Small Indian civet
|Small Indian civet|
Geoffroy Saint-Hilaire, 1803
|Small Indian civet range
(green - extant,
pink - probably extant)
The small Indian civet (Viverricula indica) is a civet found in South and Southeast Asia. It is listed as Least Concern by IUCN because of its widespread geographical distribution, widespread habitat use and healthy populations living in agricultural and secondary landscapes of many range states.
Taxonomy and evolution
The scientific name of the small Indian civet is Viverricula indica. It is the sole member of its genus, and a member of the family Viverridae. The African civet was first described by French naturalist Étienne Geoffroy Saint-Hilaire in 1803 as Civetta indica. In 1838, the English naturalist Brian Houghton Hodgson placed the small Indian civet in its own genus, Viverricula. Viverricula rasse described by Horsfield from Java is considered a variety of Viverricula indica.
A 2006 phylogenetic study showed that the small Indian civet is closely related to the genera Civettictis and Viverra. It was estimated that the Civettictis-Viverra clade diverged from Viverricula around 16.2 Mya. The authors suggested that the subfamily Viverrinae should be bifurcated into Genettinae (Poiana and Genetta) and Viverrinae (Civettictis, Viverra and Viverricula). The following cladogram is based on this study.
- V. i. indica (Geoffroy Saint-Hilaire, 1803) — is distributed in Southern India from the Western to the Eastern Ghats and as far north as Lake Chilka on the east coast;
- V. i. pallida (Gray, 1831) — ranges in southern China and Taiwan;
- V. i. bengalensis (Gray and Hardwicke, 1832) — lives in the plains of Northern India, south of the Ganges, from Calcutta to Gujerat, and possibly Sind;
- V. i. deserti (Bonhote, 1898) — was described from Rajputana;
- V. i. thai (Kloss, 1919) — is distributed in Thailand, Indochina, and Myanmar;
- V. i. muriavensis (Sody, 1931) — was described from Java and Bali;
- V. i. mayori (Pocock, 1933) — is distributed in Sri Lanka;
- V. i. wellsi (Pocock, 1933) — is distributed in Kangra, Kumaun, and the United Provinces;
- V. i. baptistæ (Pocock, 1933) — ranges from Bhutan and Upper Bengal to Assam.
The small Indian civet is 21 to 23 in (53 to 58 cm) in head and body size and has a rather coarse fur that is brownish grey to pale yellowish brown, with usually several longitudinal black or brown bands on the back and longitudinal rows of spots on the sides. In some specimens both lines and spots are indistinct, and the dorsal bands are occasionally wanting. Usually there are five or six distinct bands on the back and four or five rows of spots on each side. The neck markings are rather variable. Generally there are two dark stripes from behind the ear to the shoulders, and often a third in front, crossing the throat. The underfur is brown or grey, often grey on the upper parts of the body and brown on the lower. The grey hairs on the upper parts are often tipped with black. The head is grey or brownish grey, the chin often brown. The ears are short and rounded with a dusky mark behind each ear, and one in front of each eye. The feet are brown or black. The tapering tail is 15 to 17 in (38 to 43 cm) long with alternating black and whitish rings, seven to nine of each colour.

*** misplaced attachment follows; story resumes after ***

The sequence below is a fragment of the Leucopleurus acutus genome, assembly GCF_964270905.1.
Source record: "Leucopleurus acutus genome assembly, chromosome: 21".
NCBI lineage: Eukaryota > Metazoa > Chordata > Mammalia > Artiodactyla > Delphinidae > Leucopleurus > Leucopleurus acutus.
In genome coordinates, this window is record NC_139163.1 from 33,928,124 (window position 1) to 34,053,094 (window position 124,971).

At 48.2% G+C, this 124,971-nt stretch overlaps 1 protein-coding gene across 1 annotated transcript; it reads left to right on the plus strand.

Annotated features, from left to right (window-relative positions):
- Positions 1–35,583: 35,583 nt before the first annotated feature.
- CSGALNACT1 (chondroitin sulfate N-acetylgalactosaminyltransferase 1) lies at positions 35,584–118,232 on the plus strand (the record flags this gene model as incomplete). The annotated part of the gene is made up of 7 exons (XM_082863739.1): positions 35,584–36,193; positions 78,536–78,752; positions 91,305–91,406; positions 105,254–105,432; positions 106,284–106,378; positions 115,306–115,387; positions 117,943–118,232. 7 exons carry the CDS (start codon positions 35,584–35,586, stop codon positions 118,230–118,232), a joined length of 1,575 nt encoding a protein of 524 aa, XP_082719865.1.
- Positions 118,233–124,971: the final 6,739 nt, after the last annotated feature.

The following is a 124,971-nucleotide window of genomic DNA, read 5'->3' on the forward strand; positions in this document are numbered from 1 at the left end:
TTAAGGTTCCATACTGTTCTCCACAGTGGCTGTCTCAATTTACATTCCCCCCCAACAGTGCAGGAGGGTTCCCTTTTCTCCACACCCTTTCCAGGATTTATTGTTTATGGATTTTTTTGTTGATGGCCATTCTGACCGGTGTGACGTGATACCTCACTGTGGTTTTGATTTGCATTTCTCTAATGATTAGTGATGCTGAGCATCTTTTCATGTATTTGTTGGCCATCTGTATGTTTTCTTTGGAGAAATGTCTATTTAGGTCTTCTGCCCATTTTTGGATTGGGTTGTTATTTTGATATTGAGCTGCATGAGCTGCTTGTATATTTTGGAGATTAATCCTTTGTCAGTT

Distribution and habitat
Small Indian civets are known to occur in south and central China, Hong Kong, most of India, Lao PDR, Myanmar, Thailand, Viet Nam, Cambodia and Sri Lanka. No search has been made for recent records from Nepal, Bhutan, Bangladesh, Peninsular Malaysia, Java or Bali, areas where they were historically recorded. Their current status in Singapore is unclear. They have been introduced to Madagascar.
Ecology and behavior
- Duckworth, J. W., Timmins, R. J. and Muddapa, D. (2008). "Viverricula indica". IUCN Red List of Threatened Species. Version 2012.2. International Union for Conservation of Nature.
- Blanford, W. T. (1888–91). Genus Viverricula Hodgson. Pages 100–101 in: The fauna of British India, including Ceylon and Burma. Mammalia. Taylor and Francis, London.
- Wilson, D.E.; Reeder, D.M., eds. (2005). Mammal Species of the World: A Taxonomic and Geographic Reference (3rd ed.). Johns Hopkins University Press. p. 559. ISBN 978-0-8018-8221-0. OCLC 62265494.
- Horsfield, T. (1851). A catalogue of the Mammalia in the Museum of the Hon. East-India Company. J. & H. Cox, London.
- Gaubert, P.; Cordeiro-Estrela, P. (2006). "Phylogenetic systematics and tempo of evolution of the Viverrinae (Mammalia, Carnivora, Viverridae) within feliformians: implications for faunal exchanges between Asia and Africa" (PDF). Molecular Phylogenetics and Evolution 41 (2): 266–78. doi:10.1016/j.ympev.2006.05.034.
- "Viverricula indica". Integrated Taxonomic Information System. Retrieved 19 April 2016.
- Pocock, R. I. (1939). Genus Viverricula Hodgson. Pages 362–376 in: The fauna of British India, including Ceylon and Burma. Mammalia. – Volume 1Taylor and Francis, London.
- Ellerman, J. R., Morrison-Scott, T. C. S. (1966). Checklist of Palaearctic and Indian mammals 1758 to 1946. Second edition. British Museum of Natural History, London. Pp. 282–283.
- Sody, H. J. V. (1931). Six new mammals from Sumatra, Java, Bali and Borneo. Natuurkundig Tijdschrift voor Nederlandsch-Indië 91: 349–360.
- Lekalul, B. and McNeely, J. A. (1977). Mammals of Thailand. Association for the Conservation of Wildlife, Bangkok.
- Duckworth, J. W. (1997). Small carnivores in Laos: a status review with notes on ecology, behaviour and conservation. Small Carnivore Conservation 16: 1–21.
- Mudappa, D. (2002). Observations of small carnivores in the Kalakad-Mundanthurai Tiger Reserve, Western Ghats, India. Small Carnivore Conservation 27: 4–5.
- Su Su. (2005). Small carnivores and their threats in Hlawga Wildlife Park, Myanmar. Small Carnivore Conservation 33: 6–13.
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